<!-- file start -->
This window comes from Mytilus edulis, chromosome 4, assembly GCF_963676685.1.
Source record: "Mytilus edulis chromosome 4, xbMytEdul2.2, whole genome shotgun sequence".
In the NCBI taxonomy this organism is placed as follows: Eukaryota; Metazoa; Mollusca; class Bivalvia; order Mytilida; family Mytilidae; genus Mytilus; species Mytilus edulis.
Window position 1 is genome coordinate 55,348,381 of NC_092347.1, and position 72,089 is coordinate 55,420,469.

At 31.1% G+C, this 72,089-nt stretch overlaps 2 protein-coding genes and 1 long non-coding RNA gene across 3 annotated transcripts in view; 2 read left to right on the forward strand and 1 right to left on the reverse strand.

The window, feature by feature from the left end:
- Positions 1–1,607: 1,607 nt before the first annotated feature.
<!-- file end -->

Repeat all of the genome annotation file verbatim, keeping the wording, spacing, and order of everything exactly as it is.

This window comes from Mytilus edulis, chromosome 4, assembly GCF_963676685.1.
Source record: "Mytilus edulis chromosome 4, xbMytEdul2.2, whole genome shotgun sequence".
In the NCBI taxonomy this organism is placed as follows: Eukaryota; Metazoa; Mollusca; class Bivalvia; order Mytilida; family Mytilidae; genus Mytilus; species Mytilus edulis.
Window position 1 is genome coordinate 55,348,381 of NC_092347.1, and position 72,089 is coordinate 55,420,469.

At 31.1% G+C, this 72,089-nt stretch overlaps 2 protein-coding genes and 1 long non-coding RNA gene across 3 annotated transcripts in view; 2 read left to right on the forward strand and 1 right to left on the reverse strand.

The window, feature by feature from the left end:
- Positions 1–1,607: 1,607 nt before the first annotated feature.